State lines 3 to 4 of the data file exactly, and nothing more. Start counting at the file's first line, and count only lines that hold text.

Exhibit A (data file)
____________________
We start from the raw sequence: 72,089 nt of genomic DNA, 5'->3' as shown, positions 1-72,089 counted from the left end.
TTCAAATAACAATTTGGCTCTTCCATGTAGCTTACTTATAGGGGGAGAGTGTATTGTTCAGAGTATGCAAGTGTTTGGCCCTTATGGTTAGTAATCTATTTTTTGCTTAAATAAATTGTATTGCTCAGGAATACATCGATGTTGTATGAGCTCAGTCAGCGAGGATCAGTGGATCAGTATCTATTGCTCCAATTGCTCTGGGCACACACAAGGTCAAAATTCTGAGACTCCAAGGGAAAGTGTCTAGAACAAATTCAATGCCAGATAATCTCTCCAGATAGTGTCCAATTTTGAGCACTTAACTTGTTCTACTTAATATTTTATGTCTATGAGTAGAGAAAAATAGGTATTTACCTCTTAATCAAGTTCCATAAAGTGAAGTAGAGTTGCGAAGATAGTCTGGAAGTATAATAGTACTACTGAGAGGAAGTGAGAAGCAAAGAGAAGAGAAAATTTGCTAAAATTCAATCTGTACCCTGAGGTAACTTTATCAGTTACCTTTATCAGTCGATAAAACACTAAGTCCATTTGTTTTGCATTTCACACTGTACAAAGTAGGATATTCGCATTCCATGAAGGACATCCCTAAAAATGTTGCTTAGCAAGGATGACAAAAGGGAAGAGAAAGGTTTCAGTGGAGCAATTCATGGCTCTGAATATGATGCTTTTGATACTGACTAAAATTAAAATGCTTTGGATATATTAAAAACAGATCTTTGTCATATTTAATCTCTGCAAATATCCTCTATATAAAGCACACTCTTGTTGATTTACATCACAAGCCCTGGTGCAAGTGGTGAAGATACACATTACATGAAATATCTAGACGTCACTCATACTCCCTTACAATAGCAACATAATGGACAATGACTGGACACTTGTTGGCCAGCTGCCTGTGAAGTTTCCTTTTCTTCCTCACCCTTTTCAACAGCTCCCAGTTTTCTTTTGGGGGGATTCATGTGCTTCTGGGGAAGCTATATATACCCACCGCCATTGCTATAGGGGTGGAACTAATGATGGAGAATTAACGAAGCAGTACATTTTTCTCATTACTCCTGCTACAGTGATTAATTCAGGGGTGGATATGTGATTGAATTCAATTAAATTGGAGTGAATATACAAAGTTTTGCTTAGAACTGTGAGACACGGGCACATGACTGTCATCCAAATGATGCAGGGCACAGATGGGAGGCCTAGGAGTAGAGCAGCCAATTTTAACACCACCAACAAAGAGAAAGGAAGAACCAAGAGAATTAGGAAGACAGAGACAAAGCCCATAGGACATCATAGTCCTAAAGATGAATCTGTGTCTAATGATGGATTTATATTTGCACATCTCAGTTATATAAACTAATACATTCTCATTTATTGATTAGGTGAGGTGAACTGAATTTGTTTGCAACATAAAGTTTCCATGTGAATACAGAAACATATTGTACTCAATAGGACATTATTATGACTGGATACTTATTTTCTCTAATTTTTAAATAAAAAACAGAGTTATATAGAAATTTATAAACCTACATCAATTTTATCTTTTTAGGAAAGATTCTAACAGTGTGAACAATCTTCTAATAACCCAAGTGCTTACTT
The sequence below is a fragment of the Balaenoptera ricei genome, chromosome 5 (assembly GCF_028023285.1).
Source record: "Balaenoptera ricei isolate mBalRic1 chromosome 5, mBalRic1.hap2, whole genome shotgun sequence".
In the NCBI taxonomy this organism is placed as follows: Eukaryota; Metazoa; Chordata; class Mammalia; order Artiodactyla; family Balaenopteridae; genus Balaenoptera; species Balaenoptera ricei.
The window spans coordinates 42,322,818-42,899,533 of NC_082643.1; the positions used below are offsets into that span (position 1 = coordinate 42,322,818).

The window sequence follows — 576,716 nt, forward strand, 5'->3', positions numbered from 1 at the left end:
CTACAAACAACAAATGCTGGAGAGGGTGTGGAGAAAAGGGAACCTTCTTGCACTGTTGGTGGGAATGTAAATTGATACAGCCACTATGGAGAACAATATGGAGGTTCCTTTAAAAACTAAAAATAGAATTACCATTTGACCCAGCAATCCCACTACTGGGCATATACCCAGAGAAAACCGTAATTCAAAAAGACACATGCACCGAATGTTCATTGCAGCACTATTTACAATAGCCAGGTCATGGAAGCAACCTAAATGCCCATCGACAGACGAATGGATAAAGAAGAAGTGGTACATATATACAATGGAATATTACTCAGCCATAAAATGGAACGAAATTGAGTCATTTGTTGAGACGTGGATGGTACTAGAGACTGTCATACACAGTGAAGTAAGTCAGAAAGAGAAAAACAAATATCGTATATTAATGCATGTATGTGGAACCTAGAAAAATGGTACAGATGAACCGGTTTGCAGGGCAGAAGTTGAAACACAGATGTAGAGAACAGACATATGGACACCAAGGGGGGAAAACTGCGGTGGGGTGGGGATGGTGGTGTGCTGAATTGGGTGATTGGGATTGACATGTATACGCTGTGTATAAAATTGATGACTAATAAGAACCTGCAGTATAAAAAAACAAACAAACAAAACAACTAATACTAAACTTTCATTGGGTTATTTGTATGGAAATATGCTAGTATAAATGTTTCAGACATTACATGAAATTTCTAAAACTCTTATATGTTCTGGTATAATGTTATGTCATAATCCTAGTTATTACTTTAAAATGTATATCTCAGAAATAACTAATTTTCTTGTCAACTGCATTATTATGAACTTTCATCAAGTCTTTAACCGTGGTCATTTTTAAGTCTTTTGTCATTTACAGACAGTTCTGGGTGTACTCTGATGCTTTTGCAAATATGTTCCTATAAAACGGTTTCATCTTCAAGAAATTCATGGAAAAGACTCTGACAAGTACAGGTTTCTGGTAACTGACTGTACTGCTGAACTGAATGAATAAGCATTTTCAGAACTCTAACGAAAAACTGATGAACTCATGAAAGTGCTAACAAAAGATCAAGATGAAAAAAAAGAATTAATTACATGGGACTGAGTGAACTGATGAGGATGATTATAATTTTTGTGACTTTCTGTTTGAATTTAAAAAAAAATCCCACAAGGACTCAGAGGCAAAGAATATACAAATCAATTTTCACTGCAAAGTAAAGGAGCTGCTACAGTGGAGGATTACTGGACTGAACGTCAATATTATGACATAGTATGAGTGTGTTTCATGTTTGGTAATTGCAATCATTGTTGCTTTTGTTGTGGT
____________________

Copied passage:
The sequence below is a fragment of the Balaenoptera ricei genome, chromosome 5 (assembly GCF_028023285.1).
Source record: "Balaenoptera ricei isolate mBalRic1 chromosome 5, mBalRic1.hap2, whole genome shotgun sequence".